Most Perfect Made. 1+
MTHE ROPE ROUTE
Is the One Worden, the MSan Con
victed of Wreeking a Southern
WILL TAKE TO ETERNITY
Diacharged Employes of the Chicago
Water Departmn- .t ro After
WOODLAND, Cal., Nov. 17. S. G. Wor
den, who was convicted of wrecking the
Southern Pacific train near Sacramento
in which the engineer and four United
States soldiers were killed, has been sen
tenced to be hanged Feb. 12, 1895.
NEARLY A MOR.
Cries for Bread and Threats of Vengeance
CIwcao. Nov. 17.-At noon today two
hundred and fifty discharged employea
of the water department gathered about
the comptroller's office and demanded
the wages due them. The comptroller
sent his clerk to inform them that there
was no money in the city treasury to pay
them. Cries for bread and threats of
vengeance were howled forth by the
angry crowd, and the comptroller barred
the doors to his office and sent a hurried
call for the police. Half a pozen officers
appeared, but were promptly rushed out
of the corridor by the thoroughly aroused
men. A battalion of patrolmen was
summoned, and after a liberal useof force
the rioters were clubbed into submimion
and driven from the city hall.
- FORESTER'S ATTAClKED.
It Causes a Iensation-Prosecution May
Ne.w YORK, Nov 17.-A dispatch from
London says: "A sensation has been
created in secret society circles by the
publication of a pamphlet bitterly at.
tacking the Independent Order of For.
esters, and which is being extensively
circulated throughout England and Ire
land. It is written by one L. J. Kinsella,
a former member of the order, and addi
tional importance is attached to it from
the fact that before publication the
manuscript was submitted to the Catho
lic archbishop of Dublin, Right Reverend
William J. Walsh, a letter from whom is
printed as a preface to the pamphlet. In
this letter the archbishop says that noth
ing can be plainer, having regard to the
character of the expose, than that the
Independent Order of Foresters is such
an association as no Catholic should
have anything to do with. The publica
tion is filled with sweeping censures of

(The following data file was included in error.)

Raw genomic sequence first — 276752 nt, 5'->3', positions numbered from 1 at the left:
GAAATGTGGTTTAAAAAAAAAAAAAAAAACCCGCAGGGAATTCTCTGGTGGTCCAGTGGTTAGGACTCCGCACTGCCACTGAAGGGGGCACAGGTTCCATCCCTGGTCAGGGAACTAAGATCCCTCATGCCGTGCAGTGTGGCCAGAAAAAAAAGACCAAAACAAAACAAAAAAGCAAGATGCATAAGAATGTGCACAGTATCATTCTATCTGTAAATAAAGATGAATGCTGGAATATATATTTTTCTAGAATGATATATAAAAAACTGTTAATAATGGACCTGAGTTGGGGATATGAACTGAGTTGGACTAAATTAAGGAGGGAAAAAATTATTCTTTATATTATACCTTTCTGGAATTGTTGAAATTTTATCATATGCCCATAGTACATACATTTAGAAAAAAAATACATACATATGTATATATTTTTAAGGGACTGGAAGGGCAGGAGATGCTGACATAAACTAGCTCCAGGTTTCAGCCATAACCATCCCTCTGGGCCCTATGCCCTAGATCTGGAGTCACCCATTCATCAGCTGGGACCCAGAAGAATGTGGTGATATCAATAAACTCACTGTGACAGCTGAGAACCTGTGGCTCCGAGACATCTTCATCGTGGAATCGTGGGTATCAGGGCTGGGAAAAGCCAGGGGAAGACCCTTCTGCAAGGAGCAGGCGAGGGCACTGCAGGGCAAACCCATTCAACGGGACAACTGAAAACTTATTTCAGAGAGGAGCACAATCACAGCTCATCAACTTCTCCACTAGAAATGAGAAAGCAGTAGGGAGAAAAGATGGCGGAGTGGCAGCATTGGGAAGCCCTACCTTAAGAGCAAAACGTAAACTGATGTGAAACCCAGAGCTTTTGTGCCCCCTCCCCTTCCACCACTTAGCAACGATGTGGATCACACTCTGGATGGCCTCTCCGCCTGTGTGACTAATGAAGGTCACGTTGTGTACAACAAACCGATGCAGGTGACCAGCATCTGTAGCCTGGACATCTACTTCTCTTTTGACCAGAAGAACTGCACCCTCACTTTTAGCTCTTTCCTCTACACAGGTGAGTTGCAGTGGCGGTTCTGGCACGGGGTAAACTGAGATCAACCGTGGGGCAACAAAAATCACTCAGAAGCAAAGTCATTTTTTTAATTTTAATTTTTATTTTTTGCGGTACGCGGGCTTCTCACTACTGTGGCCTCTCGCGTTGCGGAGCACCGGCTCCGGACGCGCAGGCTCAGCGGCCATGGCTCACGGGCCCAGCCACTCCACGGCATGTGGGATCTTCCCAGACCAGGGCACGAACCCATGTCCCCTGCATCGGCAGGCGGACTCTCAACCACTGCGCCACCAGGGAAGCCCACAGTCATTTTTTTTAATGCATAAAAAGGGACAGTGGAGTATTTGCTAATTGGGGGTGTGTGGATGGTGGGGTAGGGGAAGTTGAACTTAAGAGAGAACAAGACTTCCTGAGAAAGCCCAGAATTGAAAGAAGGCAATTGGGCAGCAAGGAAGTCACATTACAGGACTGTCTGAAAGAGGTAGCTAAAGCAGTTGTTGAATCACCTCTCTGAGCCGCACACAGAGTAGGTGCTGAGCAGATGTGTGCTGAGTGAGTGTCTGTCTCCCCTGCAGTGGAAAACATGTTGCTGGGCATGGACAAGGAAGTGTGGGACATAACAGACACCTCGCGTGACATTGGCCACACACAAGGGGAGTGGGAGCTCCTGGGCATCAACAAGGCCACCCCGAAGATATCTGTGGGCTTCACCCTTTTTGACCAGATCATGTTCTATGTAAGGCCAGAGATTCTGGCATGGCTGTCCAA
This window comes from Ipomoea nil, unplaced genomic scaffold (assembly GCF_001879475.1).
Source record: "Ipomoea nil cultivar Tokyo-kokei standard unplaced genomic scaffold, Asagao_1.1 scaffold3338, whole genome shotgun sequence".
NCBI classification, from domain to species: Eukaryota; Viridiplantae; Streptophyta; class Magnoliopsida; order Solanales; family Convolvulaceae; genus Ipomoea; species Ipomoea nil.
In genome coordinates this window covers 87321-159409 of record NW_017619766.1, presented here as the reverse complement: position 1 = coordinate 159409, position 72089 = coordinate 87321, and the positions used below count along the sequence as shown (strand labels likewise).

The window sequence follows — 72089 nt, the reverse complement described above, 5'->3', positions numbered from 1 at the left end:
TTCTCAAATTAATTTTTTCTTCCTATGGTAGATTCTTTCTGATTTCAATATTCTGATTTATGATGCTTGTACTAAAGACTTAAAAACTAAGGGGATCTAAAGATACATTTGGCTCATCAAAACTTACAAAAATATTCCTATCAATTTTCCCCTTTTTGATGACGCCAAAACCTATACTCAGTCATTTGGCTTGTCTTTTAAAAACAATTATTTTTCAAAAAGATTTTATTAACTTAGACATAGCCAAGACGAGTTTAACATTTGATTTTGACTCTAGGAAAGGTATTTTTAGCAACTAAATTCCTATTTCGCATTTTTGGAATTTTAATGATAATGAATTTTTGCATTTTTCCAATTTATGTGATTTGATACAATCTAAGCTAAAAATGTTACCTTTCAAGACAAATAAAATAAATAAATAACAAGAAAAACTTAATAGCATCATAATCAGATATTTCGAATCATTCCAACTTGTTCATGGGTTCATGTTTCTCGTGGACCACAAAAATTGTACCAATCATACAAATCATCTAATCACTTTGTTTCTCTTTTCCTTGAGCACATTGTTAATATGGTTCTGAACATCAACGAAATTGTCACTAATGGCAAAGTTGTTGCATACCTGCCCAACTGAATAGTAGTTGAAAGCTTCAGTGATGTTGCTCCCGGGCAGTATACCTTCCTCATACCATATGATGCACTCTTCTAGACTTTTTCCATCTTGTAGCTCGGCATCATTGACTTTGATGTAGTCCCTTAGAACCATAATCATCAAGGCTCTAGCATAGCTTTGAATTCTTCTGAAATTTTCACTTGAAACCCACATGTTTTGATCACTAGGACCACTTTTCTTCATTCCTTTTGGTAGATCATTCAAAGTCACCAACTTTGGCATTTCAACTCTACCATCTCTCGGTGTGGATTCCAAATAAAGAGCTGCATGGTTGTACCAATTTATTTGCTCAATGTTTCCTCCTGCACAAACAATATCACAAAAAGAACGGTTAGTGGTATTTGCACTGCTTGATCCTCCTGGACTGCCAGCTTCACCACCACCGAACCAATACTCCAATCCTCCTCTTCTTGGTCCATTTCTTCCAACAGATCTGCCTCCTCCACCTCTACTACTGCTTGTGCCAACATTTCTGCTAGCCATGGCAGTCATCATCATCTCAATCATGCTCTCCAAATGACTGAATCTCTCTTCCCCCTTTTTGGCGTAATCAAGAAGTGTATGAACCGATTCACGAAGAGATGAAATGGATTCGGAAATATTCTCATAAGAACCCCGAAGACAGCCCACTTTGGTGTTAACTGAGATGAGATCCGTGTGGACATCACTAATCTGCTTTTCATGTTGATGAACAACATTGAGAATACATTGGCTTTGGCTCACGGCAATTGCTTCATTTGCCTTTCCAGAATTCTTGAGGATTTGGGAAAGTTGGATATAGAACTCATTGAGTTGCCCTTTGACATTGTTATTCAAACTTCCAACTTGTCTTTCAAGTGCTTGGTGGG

the order and ridicule of its initiatory
ritual. It is alleged that the order is
controlled by political and sectarian
bias and that the majority of its mnem
bers in England and Ireland are Protest
ants. Reflections are also made upon
the constitution and financial condition
of the order, and Dr. Oronhyatekha, the
American Indian of Toronto, who is su
preme head of the order, and whose son
is secretary of the medical board, is
roundly denounced. It is not improba
ble that the supreme governing board
will be called upon to take the matter
up and prosecute Kinsella for libel and
Hlow to Ilebulld Taummun).
Nr:w YOimx, Nov. 17.-Bourke Cockran
r was asked what the future held for
t Tammany. He replied that his vision
was not strong enough to see so far
ahead. Then he was asked on what sort
of a foundation the new Tammany would
have to be built in order to make it sut
ficiently clean and strong to win the ap
proval of the public and to withstand
the shocks of adversity. After a few
moments' thought, Mr. Cockran dictated
this: "Tammauy hall will not be rebuilt
by any one man or by any set of men.
If it is revived it must be by an idea.
In the propagation of a principle it will
become and always remain invincible.
But when it becomes the property of in
dividuals it will fall as it has fallen."
Newe to Helr IPa.
Nets You.i, Nov. 17. If Mise Kate
Brice, second daughter of Senator lirice,
is engaged to James Cameron, son of
Don Cameron, her father knows abso
lutely nothing about it. "It's all news
to me," said Senator Brice today. "1
never heard such a thing intimated until
The report, which came from Wash.
lngton, said that the engagement was
recently announced in Paris, where Mrs.
Brice and her daughter are at present.
They are expected home the first week
Vast Quantitles of Wheat.
GRaAN FORKs, Nov. 17.-Supt. Jenks
of the Great Northern sayi it will take
at least thirty days yet to move the im
mense wheat crop on the valley lines.
The demand for cars amounts to a block.
ade. In addition to the company's own
large equipment and 500.car leased from
the Soo a large number has just been
secured from the Burlington, but the ta
ellities are scarcely adequate.
Fire at Ceolumbs, Ky.
COLLcnUte, Nov. 17.-Twelve business
houses and nine dwellings were burned
last night. Loss, $70,000.